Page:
General News Wed, 28 Nov 2018
The Ghana Cocoa Board (COCOBOD) has debunked claims by the Minority in Parliament that the Akufo-Addo administration has diverted a whopping $650 million of the $1.3 billion cocoa syndicated loan.The said amount is believed to be the first tranche of the syndicated loan for the 2018/2019 crop season.
The Minority, in a statement signed by its ranking member on the Finance Committee, Casiel Ato Forson, on Monday, November 26, 2018, accused the government of diverting the funds into other areas.
However, the former deputy Minister of Finance under the previous Mahama administration, which abysmally managed Ghana’s economy from 2012 to 2017, could not cite areas where the funds had been diverted to, except to cynically refer to a research by a group called the Centre for Socio-economic Studies (CSS).
Business Guide gathered that CSS alleged that COCOBOD had failed to allocate funds to the Produce Buying Company (PBC) and other Licenced Buying Companies (LBCs).
But Public Affairs Directorate of COCOBOD, in response to the allegations, said that it was grossly untrue that it had refused to allocate funds to LBCs for cocoa purchases as speculated by the NDC.
The statement, which was signed by COCOBOD’s Chief Executive, Joseph Boahen Aidoo, said: “We would like to urge cocoa farmers, in particular, stakeholders and the general public to ignore such claims. The statement raised by the Minority does not cover the real issues, but mainly seeks to create an erroneous impression that COCOBOD has diverted the funds meant for cocoa purchases into investments at the expense of cocoa farmers.”
It said: “The Ghana Cocoa Board drew the first tranche of $650 million on 4th October, 2018, from the $1.3 billion syndicated trade facility for cocoa purchases."
“Per the rules of the internal marketing of cocoa, COCOBOD has allocated Seed Fund to deserving Licensed Buying Companies for cocoa purchases.”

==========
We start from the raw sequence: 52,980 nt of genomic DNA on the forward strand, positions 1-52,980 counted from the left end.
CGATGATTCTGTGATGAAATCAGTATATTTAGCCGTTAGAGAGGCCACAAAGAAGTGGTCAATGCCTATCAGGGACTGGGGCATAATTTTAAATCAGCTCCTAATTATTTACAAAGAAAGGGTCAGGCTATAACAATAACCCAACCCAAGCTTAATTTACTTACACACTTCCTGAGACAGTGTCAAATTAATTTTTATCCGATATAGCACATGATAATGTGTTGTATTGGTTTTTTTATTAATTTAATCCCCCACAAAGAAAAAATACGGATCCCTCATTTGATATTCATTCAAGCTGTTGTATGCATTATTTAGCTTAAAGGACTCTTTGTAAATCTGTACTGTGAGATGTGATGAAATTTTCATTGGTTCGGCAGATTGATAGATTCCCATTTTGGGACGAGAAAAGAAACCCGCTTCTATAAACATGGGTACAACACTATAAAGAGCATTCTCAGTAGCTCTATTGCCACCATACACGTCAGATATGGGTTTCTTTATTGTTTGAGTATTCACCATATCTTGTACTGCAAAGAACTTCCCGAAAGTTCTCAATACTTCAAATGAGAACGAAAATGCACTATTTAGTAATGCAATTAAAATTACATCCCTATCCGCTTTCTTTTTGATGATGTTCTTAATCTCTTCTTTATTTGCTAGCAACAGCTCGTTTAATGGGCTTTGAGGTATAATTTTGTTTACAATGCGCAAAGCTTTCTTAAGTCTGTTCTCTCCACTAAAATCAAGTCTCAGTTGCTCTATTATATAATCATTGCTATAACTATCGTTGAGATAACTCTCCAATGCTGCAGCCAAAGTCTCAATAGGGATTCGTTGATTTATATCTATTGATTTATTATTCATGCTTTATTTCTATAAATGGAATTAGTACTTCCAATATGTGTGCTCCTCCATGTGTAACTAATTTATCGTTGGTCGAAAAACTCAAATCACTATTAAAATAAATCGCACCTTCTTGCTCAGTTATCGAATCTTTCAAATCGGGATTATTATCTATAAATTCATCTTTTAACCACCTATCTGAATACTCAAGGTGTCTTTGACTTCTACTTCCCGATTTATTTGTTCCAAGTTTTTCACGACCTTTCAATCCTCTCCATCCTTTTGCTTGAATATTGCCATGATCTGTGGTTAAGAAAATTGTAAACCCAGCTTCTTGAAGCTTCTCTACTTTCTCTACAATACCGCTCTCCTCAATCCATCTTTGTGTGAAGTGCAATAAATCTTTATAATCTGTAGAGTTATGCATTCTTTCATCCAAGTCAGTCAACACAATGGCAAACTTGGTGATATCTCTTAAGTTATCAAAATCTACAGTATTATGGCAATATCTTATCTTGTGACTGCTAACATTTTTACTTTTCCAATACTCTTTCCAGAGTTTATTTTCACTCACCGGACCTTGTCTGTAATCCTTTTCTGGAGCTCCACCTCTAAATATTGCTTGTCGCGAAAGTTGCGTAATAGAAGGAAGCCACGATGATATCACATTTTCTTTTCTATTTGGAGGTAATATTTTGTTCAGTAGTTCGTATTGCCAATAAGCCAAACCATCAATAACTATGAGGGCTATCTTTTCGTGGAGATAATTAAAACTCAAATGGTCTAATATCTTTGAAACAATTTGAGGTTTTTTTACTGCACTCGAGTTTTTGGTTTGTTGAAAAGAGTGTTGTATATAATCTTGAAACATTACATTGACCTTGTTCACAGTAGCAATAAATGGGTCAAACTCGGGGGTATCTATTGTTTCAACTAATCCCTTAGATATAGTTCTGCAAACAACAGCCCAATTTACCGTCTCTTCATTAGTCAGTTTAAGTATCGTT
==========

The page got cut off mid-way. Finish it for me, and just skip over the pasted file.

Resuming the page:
To ensure the safety of public funds, it observed that individual LBCs are required to submit bank guarantee to access the Seed Funds to make prompt payments to the farmers for cocoa purchases.
According to COCOBOD, “The Minority made allusion to a supposed research by a group, the Centre for Socio-economic Studies (CSS), which claimed COCOBOD had failed to allocate funds to PBC and other LBCs.”
It added that “according to the CSS, it got to know this through several calls from cocoa farmers, as well as its own investigations."
“We categorically deny any such claims as wholly untrue and therefore it cannot be one that was arrived at through meticulous investigation.”
Funds Made Available
COCOBOD disclosed that funds had been made available to all qualified LBCs, which provided bank guarantees.
It said: “COCOBOD’s policy of protecting public funds by advancing seed funds against bank valid guarantees remains unchanged and will continue to be in force.”
The company said that PBC, which is the only state-owned LBC, was allocated the biggest seed fund in excess of GH¢390 million.
“In addition, PBC received an amount of GH¢121 million for payment of cocoa delivered within October/November this year.
“The released amount is far in excess of what is required by PBC for their cocoa purchases within the period,” COCOBOD said.
COCOBOD observed that some LBCs had not been able to pay cocoa farmers due to internal challenges even though they had received funds from the Board.
“We are engaging all such LBCs to ensure that they immediately get their challenges resolved and offer prompt payment to the farmers to avoid the transfer of their organisational challenges to the farmers who have no hand in creating the problems they face.”